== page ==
Creatively walking multiple lines between raw indie rock and dreamlike shoe-gaze or grunge, James Dean Death Machine presents a notably live sound on this album Leave a Pretty Corpse – inviting the listener to stand front and centre as this rain of bass-lines, beats and vocal grit pours down before them.
L.A. kicks the project off and introduces the JDDM sound – for those who are new to it – in a bold and memorable way. There’s a very real and somewhat edgy presentation style to the music, which actually helps reinforce the realness that seems to roam free within the lyrics. On top of this, the song itself has been written with a few cleverly memorable elements – the hook in particular, that instance in which the title is mentioned; it’s simple yet melodic enough to really make-sure you notice it. Elsewhere this rising and falling guitar riff adds further character, as does the meandering and energetic bass-line.
As the track progresses, you gather an understanding of the artist’s sound and indeed the way he sets up his songs. Things move from near-delicacy to hard-rock within a few short minutes, and this tends to be the way it goes throughout the rest of the album. Genre is not a thing that requires a single label anymore – nor could it really be attempted in this case. As the playlist goes on, expect plenty of melody and truthfulness, as well as a series of songs that follow their own rules – structurally, and in terms of the overall care-free authentic rock sound.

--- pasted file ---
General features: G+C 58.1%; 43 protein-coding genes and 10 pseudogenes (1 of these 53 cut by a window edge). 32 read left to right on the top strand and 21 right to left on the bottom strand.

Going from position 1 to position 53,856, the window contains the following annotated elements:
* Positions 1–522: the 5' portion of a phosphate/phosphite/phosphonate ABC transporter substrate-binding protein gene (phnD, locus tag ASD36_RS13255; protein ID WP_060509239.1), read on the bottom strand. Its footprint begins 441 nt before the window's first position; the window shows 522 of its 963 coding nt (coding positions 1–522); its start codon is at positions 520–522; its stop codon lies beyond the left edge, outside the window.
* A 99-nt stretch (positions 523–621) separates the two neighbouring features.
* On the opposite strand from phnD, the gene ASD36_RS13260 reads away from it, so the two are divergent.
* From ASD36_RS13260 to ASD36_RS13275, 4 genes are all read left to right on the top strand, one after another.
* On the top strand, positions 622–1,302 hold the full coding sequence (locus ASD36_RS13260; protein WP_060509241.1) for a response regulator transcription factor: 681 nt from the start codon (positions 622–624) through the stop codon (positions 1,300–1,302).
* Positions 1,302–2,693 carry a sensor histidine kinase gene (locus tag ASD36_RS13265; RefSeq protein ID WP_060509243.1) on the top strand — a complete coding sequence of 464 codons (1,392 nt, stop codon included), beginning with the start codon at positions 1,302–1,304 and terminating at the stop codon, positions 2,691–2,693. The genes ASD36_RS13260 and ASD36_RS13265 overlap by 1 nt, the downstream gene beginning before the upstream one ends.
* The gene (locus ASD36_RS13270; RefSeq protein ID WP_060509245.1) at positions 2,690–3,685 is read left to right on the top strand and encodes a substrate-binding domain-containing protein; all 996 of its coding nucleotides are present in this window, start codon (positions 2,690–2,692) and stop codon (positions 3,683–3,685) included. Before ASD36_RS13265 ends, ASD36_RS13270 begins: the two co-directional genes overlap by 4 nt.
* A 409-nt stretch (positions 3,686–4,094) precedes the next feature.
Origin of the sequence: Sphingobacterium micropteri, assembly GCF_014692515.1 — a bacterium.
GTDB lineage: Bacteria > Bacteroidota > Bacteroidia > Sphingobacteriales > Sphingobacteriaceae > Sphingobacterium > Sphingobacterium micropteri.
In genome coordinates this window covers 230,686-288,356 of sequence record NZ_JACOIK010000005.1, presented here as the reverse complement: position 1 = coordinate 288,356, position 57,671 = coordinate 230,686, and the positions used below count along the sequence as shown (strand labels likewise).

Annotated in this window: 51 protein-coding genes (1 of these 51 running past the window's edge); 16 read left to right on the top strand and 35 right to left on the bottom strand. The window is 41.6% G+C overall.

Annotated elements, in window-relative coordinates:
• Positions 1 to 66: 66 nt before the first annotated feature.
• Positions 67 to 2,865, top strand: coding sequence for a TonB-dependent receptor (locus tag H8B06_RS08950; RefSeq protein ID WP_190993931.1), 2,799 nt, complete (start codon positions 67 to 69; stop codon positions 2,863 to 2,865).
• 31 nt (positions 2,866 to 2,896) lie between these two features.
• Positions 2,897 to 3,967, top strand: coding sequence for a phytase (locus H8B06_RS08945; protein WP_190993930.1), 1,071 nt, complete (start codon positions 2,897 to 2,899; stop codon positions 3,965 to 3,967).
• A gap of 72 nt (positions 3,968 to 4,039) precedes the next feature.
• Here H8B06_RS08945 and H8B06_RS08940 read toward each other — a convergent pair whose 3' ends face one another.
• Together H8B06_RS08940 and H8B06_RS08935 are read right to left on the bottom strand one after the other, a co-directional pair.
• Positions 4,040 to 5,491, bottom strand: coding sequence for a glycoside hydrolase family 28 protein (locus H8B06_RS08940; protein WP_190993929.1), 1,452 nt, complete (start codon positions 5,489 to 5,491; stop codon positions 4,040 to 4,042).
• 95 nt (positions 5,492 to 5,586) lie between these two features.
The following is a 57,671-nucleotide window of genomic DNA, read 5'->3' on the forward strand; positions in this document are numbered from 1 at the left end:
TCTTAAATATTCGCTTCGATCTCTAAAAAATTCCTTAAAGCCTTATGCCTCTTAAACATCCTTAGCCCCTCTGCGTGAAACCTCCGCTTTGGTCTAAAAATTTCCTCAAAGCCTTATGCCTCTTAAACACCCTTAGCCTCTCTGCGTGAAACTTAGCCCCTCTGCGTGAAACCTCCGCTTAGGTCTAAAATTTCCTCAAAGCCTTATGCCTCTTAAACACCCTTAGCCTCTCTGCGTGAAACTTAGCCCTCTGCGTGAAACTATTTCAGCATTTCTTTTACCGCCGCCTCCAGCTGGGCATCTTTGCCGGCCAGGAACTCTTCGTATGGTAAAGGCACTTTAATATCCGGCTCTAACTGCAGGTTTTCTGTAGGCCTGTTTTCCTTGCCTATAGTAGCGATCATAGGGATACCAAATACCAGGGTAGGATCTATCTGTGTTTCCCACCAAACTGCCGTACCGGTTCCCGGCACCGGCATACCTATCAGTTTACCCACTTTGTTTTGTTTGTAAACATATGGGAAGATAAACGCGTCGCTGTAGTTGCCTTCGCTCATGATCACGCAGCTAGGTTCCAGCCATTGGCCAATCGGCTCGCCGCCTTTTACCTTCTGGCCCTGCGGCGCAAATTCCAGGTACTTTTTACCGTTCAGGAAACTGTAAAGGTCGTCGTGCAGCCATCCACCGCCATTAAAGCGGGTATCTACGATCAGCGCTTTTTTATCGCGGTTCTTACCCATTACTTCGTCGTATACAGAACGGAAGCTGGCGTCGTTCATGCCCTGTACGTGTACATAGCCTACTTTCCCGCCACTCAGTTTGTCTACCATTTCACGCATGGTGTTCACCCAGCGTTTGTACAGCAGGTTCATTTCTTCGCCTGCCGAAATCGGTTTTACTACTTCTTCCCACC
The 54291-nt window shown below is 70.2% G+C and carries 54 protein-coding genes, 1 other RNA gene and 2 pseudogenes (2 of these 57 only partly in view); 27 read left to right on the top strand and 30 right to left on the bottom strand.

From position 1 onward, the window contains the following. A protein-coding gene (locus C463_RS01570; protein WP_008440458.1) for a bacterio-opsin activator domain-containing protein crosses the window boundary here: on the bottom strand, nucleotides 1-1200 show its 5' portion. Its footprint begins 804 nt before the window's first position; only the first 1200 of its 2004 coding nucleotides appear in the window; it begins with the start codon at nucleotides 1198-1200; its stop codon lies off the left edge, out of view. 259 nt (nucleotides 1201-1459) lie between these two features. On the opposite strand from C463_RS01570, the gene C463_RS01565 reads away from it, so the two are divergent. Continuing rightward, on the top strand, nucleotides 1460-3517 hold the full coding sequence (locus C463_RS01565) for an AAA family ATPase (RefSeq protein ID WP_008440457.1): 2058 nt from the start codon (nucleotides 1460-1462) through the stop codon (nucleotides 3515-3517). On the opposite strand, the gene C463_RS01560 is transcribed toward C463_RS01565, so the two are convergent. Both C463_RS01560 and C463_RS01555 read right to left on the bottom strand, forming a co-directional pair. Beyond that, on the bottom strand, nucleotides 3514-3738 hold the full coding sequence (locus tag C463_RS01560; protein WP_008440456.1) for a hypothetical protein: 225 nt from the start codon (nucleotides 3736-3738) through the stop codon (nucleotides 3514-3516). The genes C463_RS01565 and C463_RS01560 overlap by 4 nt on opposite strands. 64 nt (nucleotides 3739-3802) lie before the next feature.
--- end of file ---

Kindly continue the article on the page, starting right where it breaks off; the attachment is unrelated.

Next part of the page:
Something Great makes for an appealing follow-up to the opener, bringing in an unexpected hint of Beach Boys and an enjoyably optimistic vibe. The songwriting is where things shine with originality – undoubtedly a live show would really let this quality come alive.